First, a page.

Comparison of two cool vests on heat-strain reduction while wearing a firefighting ensemble

Eur J Appl Physiol Occup Physiol. 1995;70(4):322-8. doi: 10.1007/BF00865029.


This study evaluated the effectiveness of a six-pack versus a four-pack cool vest in reducing heat strain in men dressed in firefighting ensemble, while resting and exercising in a warm/humid environment [34.4 degrees C (day bulb), 28.9 degrees C (wet bulb)]. Male volunteers (n = 12) were monitored for rectal temperature (Tre), mean skin temperature (Tsk), heart rate, and energy expenditure during three test trials: control (no cool vest), four-pack vest, and six-pack vest. The cool vests were worn under the firefighting ensemble and over Navy dungarees. The protocol consisted of two cycles of 30 min seated rest and 30 min walking on a motorized treadmill (1.12 m.s-1, 0% grade). Tolerance time for the control trial (93 min) was significantly less than both vest trials (120 min). Throughout heat exposure, energy expenditure varied during rest and exercise, but no differences existed among all trials (P > 0.05). During the first 60 min of heat exposure, physiological responses were similar for the four-pack and six-pack vests. However, during the second 60 min of heat exposure the six-pack vest had a greater impact on reducing heat strain than the four-pack vest. Peak Tre and Tsk at the end of heat exposure for 6-pack vest [mean (SD) 38.0(0.3) degrees C and 36.8(0.7) degrees C] were significantly lower compared to four-pack [38.6(0.4) degrees C and 38.1(0.5) degrees C] and controls [38.9(0.5) degrees C and 38.4(0.5) degrees C].(ABSTRACT TRUNCATED AT 250 WORDS)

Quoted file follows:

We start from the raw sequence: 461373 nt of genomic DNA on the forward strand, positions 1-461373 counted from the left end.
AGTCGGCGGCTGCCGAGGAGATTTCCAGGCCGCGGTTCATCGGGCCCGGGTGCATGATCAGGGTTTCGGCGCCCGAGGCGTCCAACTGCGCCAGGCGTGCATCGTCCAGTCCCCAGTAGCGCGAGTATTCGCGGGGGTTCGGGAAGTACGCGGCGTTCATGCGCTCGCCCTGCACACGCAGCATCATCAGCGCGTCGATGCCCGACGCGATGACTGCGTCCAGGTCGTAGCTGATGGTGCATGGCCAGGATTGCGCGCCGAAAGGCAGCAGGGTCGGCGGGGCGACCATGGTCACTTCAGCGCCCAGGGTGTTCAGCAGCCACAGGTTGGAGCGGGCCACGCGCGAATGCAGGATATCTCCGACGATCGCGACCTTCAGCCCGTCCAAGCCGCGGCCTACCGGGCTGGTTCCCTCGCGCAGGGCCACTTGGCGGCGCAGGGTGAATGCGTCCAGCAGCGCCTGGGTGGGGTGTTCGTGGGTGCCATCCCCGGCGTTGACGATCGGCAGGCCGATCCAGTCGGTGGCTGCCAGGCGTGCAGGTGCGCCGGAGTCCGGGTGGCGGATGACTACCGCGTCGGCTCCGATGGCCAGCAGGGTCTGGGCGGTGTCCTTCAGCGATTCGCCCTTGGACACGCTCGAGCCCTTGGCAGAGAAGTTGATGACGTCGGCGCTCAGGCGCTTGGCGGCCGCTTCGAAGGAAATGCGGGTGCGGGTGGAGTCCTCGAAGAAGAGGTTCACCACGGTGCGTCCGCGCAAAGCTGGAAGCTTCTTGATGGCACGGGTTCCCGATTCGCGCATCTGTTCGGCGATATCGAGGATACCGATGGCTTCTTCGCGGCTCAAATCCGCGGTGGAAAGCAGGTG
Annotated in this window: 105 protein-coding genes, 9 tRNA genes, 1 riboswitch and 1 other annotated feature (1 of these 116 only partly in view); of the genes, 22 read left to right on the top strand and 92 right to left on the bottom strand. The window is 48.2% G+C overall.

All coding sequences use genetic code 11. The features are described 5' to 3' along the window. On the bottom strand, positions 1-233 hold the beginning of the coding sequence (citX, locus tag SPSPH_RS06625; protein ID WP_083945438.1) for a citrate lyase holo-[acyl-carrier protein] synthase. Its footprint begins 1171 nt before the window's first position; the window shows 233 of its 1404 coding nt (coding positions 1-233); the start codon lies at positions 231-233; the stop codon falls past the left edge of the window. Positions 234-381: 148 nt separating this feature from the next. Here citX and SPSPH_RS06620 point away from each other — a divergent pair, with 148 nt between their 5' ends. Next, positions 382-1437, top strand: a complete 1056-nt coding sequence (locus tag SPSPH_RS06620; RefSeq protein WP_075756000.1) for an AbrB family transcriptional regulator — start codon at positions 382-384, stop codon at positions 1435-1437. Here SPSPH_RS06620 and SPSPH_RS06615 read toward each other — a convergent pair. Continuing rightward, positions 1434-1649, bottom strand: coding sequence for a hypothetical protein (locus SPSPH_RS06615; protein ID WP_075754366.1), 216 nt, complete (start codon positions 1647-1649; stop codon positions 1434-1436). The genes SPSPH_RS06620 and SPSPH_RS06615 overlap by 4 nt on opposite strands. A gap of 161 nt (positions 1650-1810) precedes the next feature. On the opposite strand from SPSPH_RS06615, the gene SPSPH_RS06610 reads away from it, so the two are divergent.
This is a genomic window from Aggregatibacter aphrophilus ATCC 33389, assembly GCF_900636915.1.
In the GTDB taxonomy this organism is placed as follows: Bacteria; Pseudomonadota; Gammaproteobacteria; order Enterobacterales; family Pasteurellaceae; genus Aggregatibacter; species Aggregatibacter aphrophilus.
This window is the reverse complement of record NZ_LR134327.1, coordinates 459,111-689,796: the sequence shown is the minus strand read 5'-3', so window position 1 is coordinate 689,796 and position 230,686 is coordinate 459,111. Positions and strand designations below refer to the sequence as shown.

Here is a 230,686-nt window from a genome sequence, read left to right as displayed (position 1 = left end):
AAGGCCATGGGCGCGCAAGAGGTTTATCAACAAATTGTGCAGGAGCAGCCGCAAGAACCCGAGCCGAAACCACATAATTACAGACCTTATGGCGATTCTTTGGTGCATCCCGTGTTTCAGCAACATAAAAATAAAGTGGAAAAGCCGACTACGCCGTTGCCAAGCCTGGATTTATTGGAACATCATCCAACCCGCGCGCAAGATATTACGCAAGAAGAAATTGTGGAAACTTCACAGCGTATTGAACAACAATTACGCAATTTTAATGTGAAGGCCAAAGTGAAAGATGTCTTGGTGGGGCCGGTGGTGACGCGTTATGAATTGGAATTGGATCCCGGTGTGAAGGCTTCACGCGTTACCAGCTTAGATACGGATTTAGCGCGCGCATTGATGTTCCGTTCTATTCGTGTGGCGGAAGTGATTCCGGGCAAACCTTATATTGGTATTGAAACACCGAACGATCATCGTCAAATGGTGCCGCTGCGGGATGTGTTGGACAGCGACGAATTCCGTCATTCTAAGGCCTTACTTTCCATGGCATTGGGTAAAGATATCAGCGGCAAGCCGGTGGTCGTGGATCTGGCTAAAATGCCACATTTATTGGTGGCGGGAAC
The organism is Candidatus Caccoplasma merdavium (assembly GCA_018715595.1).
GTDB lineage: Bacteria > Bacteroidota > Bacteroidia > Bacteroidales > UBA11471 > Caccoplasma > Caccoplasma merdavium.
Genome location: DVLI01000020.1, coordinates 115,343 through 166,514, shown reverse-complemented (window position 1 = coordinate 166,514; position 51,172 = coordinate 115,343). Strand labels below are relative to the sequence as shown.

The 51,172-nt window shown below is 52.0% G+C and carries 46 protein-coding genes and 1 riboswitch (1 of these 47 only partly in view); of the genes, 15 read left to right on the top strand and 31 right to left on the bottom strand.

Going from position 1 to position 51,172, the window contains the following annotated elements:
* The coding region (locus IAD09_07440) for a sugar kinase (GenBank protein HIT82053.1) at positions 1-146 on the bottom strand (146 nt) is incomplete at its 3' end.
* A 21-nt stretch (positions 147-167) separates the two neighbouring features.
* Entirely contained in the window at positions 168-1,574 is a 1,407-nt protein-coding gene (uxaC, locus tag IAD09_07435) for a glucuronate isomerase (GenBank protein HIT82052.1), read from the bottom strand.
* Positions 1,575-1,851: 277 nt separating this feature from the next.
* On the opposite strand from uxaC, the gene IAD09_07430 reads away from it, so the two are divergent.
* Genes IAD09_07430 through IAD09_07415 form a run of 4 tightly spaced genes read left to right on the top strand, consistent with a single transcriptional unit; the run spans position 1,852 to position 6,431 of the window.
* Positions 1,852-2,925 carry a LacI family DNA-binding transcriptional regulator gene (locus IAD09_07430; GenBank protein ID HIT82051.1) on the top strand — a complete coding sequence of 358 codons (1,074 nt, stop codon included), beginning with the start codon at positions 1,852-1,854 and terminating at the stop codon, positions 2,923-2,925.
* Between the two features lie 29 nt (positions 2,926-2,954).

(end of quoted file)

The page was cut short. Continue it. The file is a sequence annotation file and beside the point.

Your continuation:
Publication types

  • Clinical Trial
  • Comparative Study
  • Randomized Controlled Trial
  • Research Support, U.S. Gov't, Non-P.H.S.

MeSH terms

  • Adult
  • Body Temperature / physiology
  • Electrocardiography
  • Energy Metabolism / physiology
  • Evaluation Studies as Topic
  • Exercise / physiology
  • Fires*
  • Heart Rate / physiology
  • Hot Temperature / adverse effects*
  • Humans
  • Humidity / adverse effects
  • Male
  • Protective Clothing*
  • Stress, Physiological / prevention & control*
  • Sweating / physiology